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Archive | Healthcare Providers As Foreign Officials

SEC Brings FCPA Enforcement Action Against Former Executive Of Harris Corp’s Dissolved Chinese Subsidiary

Ping

As highlighted in this prior post, in April 2011 Harris Corporation completed an acquisition of Carefx and in the process acquired its subsidiaries including Carefx China. In connection with its integration activities and the subsequent audit of the financials of the Carefx China operations, Harris Corp. became aware that certain entertainment, travel and other expenses in connection with the Carefx China operations may have been incurred or recorded improperly. In response, Harris Corp. voluntarily disclosed to the DOJ and SEC.

As highlighted in this prior post, a few months ago Harris Corp. disclosed that “during the second quarter of fiscal 2016, the DOJ advised us that they have determined not to take any action against us related to this matter.” The same disclosure stated that the company is “continuing to cooperate with the SEC regarding its investigation.”

In the meantime, earlier this week the SEC announced this administrative action finding that Jun Ping Zhang (pictured – a U.S. citizen and former Chairman and CEO of CareFx China who was terminated in mid-2012) violated the Foreign Corrupt Practices Act. Zhang is currently Senior Vice President, Product Innovation and Chief Technology Officer at MedeAnalytics. (See also here).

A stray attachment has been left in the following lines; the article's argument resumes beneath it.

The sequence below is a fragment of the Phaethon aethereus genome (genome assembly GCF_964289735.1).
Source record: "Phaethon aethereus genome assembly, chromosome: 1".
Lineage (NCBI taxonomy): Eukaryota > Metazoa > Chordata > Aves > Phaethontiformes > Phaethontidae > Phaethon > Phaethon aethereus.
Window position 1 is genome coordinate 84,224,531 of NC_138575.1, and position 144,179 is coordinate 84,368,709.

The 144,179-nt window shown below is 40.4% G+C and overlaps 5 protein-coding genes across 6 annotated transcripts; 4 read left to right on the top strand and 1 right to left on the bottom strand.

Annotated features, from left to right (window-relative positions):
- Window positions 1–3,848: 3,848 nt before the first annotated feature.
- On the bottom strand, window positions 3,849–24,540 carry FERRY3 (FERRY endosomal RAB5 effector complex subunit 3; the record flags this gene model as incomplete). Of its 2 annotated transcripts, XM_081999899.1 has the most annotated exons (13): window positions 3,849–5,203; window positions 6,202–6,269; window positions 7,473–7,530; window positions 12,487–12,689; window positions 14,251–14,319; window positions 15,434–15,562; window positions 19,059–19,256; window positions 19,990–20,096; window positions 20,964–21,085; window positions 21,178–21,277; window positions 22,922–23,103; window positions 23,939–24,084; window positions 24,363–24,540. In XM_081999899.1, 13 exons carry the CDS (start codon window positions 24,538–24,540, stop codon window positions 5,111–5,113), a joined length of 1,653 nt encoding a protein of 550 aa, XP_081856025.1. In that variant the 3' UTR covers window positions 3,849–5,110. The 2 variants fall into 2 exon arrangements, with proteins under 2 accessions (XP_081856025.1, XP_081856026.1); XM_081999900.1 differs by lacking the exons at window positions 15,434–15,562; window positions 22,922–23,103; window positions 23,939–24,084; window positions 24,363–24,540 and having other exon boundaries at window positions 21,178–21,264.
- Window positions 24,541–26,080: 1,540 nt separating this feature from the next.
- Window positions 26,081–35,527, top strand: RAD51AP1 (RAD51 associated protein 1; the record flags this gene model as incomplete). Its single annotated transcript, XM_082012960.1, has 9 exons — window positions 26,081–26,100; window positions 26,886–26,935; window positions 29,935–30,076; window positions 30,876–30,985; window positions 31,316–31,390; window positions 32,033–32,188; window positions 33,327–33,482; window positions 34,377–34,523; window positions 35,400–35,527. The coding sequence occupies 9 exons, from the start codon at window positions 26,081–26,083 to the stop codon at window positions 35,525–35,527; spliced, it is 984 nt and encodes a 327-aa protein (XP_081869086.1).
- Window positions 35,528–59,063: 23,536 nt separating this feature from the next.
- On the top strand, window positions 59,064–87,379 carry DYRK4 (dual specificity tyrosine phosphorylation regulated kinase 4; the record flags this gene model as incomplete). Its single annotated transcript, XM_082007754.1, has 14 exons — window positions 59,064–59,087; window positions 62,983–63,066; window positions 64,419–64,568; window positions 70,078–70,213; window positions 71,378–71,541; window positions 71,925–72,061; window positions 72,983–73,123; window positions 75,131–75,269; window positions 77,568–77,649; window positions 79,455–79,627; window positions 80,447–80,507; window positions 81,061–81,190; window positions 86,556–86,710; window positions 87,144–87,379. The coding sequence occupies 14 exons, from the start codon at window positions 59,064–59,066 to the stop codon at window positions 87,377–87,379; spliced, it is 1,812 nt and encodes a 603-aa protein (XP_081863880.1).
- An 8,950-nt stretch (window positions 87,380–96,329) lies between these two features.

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Issues To Consider From The AstraZeneca Enforcement Action

Issues

This post summarized the recent SEC Foreign Corrupt Practices Act enforcement action against AstraZeneca in which the company, without admitting or denying the SEC’s findings, agreed to cough up $5.5 million.

This post continues the analysis by highlighting additional issues to consider.

Timeline

In an August 9, 2010 filing, AstraZeneca first disclosed:

“AstraZeneca PLC has received inquiries from the US Department of Justice and the Securities and Exchange Commission in connection with an investigation into Foreign Corrupt Practices Act issues in the pharmaceutical industry. AstraZeneca is cooperating with their inquiries.”

Thus from start to finish, AstraZeneca’s FCPA scrutiny lasted over six years.

It is absolutely inexcusable on any level for FCPA scrutiny to last over six years. If the SEC wants the public to view its FCPA enforcement program as legitimate, credible, and effective, it must resolve instances of FCPA scrutiny much faster.

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AstraZeneca Coughs Up $5.5 Million To Resolve FCPA Action

Astra

Say an English company has Chinese and Russian subsidiaries which, approximately 6-10 years ago, provided various things of value to physicians in those countries.

The end result?

Why of course $5.5 million to the U.S. Treasury because the English company has American Depositary Shares registered with the SEC.

The above description is not make-believe, but a summary of a Foreign Corrupt Practices Act enforcement action released yesterday by the SEC against AstraZeneca Plc (a United Kingdom biopharmaceutical company).